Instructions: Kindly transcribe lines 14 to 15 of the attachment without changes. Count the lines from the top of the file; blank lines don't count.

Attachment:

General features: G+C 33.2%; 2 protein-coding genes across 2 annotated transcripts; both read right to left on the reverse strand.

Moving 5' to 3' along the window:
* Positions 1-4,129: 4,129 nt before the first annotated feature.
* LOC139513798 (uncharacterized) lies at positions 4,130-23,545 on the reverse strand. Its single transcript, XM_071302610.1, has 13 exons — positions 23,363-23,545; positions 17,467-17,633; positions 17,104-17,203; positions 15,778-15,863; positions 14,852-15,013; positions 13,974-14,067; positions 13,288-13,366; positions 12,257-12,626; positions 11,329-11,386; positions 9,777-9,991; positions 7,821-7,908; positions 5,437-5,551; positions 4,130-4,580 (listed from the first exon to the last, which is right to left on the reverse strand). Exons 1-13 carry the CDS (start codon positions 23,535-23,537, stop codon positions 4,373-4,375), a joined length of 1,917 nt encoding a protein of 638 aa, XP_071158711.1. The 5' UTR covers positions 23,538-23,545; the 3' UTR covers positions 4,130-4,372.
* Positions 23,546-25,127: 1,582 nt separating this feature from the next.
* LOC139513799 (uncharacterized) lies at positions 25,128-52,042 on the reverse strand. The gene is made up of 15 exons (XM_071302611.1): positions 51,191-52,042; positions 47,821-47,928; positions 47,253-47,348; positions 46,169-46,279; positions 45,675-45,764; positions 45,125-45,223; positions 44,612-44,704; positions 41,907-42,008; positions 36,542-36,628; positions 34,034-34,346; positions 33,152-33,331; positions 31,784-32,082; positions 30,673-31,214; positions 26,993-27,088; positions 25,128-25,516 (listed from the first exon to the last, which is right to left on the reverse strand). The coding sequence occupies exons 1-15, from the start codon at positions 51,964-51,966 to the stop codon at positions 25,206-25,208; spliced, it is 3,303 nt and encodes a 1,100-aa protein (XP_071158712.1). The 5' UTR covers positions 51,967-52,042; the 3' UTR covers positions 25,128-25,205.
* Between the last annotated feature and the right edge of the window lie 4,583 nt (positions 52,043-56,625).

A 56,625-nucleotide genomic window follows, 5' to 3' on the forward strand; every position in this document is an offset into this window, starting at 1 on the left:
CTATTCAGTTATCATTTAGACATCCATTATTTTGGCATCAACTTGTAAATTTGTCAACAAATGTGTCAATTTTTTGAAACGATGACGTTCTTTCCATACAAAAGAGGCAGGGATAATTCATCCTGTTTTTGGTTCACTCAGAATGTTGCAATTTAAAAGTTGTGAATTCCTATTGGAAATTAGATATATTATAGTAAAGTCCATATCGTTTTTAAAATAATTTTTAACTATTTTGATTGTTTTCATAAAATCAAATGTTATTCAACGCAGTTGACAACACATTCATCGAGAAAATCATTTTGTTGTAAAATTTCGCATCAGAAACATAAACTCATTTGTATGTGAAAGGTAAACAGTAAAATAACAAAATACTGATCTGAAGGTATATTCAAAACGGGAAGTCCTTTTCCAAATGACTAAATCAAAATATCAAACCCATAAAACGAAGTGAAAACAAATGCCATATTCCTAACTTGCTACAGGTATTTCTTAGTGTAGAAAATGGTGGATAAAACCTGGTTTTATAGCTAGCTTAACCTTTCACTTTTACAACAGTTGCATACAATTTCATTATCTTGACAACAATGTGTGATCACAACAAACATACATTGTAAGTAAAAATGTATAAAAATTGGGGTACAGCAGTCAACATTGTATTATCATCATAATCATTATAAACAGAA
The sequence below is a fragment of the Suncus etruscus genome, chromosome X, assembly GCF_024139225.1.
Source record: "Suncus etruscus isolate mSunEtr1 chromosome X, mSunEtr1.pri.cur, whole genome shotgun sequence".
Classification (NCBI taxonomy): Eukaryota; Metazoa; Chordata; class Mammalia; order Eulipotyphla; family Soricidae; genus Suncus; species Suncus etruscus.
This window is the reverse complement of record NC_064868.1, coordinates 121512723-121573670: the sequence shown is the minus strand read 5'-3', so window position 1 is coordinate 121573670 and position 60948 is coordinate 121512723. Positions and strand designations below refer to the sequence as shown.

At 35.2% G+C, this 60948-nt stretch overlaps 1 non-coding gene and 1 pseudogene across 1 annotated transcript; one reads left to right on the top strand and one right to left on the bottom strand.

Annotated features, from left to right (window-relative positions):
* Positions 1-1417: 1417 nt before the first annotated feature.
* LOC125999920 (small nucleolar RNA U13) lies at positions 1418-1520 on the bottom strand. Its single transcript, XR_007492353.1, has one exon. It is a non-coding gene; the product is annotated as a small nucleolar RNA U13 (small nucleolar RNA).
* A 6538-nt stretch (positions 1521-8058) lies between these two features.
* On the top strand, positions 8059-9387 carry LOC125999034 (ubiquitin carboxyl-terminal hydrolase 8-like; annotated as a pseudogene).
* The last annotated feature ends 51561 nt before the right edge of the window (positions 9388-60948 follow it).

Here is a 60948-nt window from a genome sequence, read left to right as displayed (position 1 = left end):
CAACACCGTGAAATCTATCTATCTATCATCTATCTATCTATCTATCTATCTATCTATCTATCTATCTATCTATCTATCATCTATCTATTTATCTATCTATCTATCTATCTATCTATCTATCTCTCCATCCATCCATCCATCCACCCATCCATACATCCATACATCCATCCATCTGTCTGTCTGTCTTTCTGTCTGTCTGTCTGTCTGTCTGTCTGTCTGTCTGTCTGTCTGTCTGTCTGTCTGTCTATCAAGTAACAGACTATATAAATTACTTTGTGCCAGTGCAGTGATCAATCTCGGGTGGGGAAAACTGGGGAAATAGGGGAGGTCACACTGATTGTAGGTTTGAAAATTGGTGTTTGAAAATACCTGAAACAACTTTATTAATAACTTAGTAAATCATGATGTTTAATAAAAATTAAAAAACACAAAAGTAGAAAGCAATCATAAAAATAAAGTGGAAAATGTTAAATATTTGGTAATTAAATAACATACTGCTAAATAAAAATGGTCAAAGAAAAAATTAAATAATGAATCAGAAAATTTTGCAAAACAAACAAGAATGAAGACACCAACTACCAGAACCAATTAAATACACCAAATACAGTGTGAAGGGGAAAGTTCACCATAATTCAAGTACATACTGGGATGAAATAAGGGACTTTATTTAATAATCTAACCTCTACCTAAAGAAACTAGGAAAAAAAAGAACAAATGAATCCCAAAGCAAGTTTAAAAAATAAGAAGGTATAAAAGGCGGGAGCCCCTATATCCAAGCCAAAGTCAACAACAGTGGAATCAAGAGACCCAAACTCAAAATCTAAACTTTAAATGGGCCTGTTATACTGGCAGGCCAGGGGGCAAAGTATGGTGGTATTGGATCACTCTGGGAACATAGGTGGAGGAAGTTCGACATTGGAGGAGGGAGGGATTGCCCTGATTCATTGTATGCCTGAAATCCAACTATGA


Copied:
At 35.2% G+C, this 60948-nt stretch overlaps 1 non-coding gene and 1 pseudogene across 1 annotated transcript; one reads left to right on the top strand and one right to left on the bottom strand.

Annotated features, from left to right (window-relative positions):